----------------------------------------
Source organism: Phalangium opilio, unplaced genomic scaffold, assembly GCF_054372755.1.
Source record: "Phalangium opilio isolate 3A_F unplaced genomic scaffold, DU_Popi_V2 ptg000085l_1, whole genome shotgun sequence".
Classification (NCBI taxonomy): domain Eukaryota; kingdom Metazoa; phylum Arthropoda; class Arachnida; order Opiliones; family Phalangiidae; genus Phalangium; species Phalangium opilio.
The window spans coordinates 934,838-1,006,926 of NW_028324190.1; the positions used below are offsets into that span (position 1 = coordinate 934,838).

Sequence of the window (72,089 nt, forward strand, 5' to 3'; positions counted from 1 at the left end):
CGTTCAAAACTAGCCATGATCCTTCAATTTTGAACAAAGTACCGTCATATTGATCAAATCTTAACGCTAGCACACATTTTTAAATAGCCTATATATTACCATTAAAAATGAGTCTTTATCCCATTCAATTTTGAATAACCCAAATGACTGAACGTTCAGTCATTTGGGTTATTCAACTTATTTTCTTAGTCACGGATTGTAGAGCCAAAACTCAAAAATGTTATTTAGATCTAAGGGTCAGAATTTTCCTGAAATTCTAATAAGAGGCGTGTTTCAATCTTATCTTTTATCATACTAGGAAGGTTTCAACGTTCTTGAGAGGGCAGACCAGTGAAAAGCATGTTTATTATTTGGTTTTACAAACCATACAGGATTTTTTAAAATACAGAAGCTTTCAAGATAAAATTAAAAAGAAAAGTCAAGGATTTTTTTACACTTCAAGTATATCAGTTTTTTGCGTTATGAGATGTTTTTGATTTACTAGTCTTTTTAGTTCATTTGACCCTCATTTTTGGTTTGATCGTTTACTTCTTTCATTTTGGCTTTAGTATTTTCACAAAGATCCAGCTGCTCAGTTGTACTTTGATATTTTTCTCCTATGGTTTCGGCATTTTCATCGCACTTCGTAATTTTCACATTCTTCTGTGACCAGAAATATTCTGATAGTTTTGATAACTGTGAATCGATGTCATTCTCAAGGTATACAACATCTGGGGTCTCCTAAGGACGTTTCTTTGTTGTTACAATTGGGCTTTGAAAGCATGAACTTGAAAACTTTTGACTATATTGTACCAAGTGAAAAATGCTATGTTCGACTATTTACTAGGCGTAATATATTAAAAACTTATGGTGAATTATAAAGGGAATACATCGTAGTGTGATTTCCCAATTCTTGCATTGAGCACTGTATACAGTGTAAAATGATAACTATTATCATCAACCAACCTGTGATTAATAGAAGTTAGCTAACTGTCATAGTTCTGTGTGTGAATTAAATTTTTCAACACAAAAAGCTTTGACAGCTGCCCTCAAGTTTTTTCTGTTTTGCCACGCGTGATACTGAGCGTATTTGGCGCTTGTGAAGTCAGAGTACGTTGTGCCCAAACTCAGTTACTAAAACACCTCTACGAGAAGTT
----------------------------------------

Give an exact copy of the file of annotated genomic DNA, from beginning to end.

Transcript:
Source organism: Phalangium opilio, unplaced genomic scaffold, assembly GCF_054372755.1.
Source record: "Phalangium opilio isolate 3A_F unplaced genomic scaffold, DU_Popi_V2 ptg000085l_1, whole genome shotgun sequence".
Classification (NCBI taxonomy): domain Eukaryota; kingdom Metazoa; phylum Arthropoda; class Arachnida; order Opiliones; family Phalangiidae; genus Phalangium; species Phalangium opilio.
The window spans coordinates 934,838-1,006,926 of NW_028324190.1; the positions used below are offsets into that span (position 1 = coordinate 934,838).

Sequence of the window (72,089 nt, forward strand, 5' to 3'; positions counted from 1 at the left end):
CGTTCAAAACTAGCCATGATCCTTCAATTTTGAACAAAGTACCGTCATATTGATCAAATCTTAACGCTAGCACACATTTTTAAATAGCCTATATATTACCATTAAAAATGAGTCTTTATCCCATTCAATTTTGAATAACCCAAATGACTGAACGTTCAGTCATTTGGGTTATTCAACTTATTTTCTTAGTCACGGATTGTAGAGCCAAAACTCAAAAATGTTATTTAGATCTAAGGGTCAGAATTTTCCTGAAATTCTAATAAGAGGCGTGTTTCAATCTTATCTTTTATCATACTAGGAAGGTTTCAACGTTCTTGAGAGGGCAGACCAGTGAAAAGCATGTTTATTATTTGGTTTTACAAACCATACAGGATTTTTTAAAATACAGAAGCTTTCAAGATAAAATTAAAAAGAAAAGTCAAGGATTTTTTTACACTTCAAGTATATCAGTTTTTTGCGTTATGAGATGTTTTTGATTTACTAGTCTTTTTAGTTCATTTGACCCTCATTTTTGGTTTGATCGTTTACTTCTTTCATTTTGGCTTTAGTATTTTCACAAAGATCCAGCTGCTCAGTTGTACTTTGATATTTTTCTCCTATGGTTTCGGCATTTTCATCGCACTTCGTAATTTTCACATTCTTCTGTGACCAGAAATATTCTGATAGTTTTGATAACTGTGAATCGATGTCATTCTCAAGGTATACAACATCTGGGGTCTCCTAAGGACGTTTCTTTGTTGTTACAATTGGGCTTTGAAAGCATGAACTTGAAAACTTTTGACTATATTGTACCAAGTGAAAAATGCTATGTTCGACTATTTACTAGGCGTAATATATTAAAAACTTATGGTGAATTATAAAGGGAATACATCGTAGTGTGATTTCCCAATTCTTGCATTGAGCACTGTATACAGTGTAAAATGATAACTATTATCATCAACCAACCTGTGATTAATAGAAGTTAGCTAACTGTCATAGTTCTGTGTGTGAATTAAATTTTTCAACACAAAAAGCTTTGACAGCTGCCCTCAAGTTTTTTCTGTTTTGCCACGCGTGATACTGAGCGTATTTGGCGCTTGTGAAGTCAGAGTACGTTGTGCCCAAACTCAGTTACTAAAACACCTCTACGAGAAGTT